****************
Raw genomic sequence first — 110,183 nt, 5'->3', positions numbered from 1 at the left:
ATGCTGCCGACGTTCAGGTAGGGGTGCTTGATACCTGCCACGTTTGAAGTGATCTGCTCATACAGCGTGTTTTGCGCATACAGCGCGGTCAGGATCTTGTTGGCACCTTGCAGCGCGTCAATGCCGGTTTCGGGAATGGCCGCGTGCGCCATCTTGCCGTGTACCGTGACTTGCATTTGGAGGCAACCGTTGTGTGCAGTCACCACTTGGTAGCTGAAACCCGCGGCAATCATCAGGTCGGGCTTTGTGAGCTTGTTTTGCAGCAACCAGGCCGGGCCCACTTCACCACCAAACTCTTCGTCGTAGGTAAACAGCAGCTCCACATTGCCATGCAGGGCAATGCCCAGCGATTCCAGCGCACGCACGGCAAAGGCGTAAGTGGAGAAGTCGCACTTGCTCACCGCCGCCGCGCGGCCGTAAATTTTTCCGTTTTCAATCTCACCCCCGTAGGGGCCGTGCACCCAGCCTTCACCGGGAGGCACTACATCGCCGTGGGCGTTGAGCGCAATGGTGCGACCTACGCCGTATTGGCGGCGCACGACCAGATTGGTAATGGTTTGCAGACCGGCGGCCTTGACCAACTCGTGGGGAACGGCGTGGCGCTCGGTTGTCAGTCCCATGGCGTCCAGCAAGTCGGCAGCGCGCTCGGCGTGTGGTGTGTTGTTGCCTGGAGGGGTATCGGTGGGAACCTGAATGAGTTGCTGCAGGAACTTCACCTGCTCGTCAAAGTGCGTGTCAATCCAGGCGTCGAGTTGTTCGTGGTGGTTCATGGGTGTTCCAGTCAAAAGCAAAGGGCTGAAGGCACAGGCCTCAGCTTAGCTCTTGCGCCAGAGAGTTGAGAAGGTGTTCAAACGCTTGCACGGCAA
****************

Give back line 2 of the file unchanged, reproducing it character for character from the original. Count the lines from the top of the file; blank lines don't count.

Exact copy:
ATGCTGCCGACGTTCAGGTAGGGGTGCTTGATACCTGCCACGTTTGAAGTGATCTGCTCATACAGCGTGTTTTGCGCATACAGCGCGGTCAGGATCTTGTTGGCACCTTGCAGCGCGTCAATGCCGGTTTCGGGAATGGCCGCGTGCGCCATCTTGCCGTGTACCGTGACTTGCATTTGGAGGCAACCGTTGTGTGCAGTCACCACTTGGTAGCTGAAACCCGCGGCAATCATCAGGTCGGGCTTTGTGAGCTTGTTTTGCAGCAACCAGGCCGGGCCCACTTCACCACCAAACTCTTCGTCGTAGGTAAACAGCAGCTCCACATTGCCATGCAGGGCAATGCCCAGCGATTCCAGCGCACGCACGGCAAAGGCGTAAGTGGAGAAGTCGCACTTGCTCACCGCCGCCGCGCGGCCGTAAATTTTTCCGTTTTCAATCTCACCCCCGTAGGGGCCGTGCACCCAGCCTTCACCGGGAGGCACTACATCGCCGTGGGCGTTGAGCGCAATGGTGCGACCTACGCCGTATTGGCGGCGCACGACCAGATTGGTAATGGTTTGCAGACCGGCGGCCTTGACCAACTCGTGGGGAACGGCGTGGCGCTCGGTTGTCAGTCCCATGGCGTCCAGCAAGTCGGCAGCGCGCTCGGCGTGTGGTGTGTTGTTGCCTGGAGGGGTATCGGTGGGAACCTGAATGAGTTGCTGCAGGAACTTCACCTGCTCGTCAAAGTGCGTGTCAATCCAGGCGTCGAGTTGTTCGTGGTGGTTCATGGGTGTTCCAGTCAAAAGCAAAGGGCTGAAGGCACAGGCCTCAGCTTAGCTCTTGCGCCAGAGAGTTGAGAAGGTGTTCAAACGCTTGCACGGCAA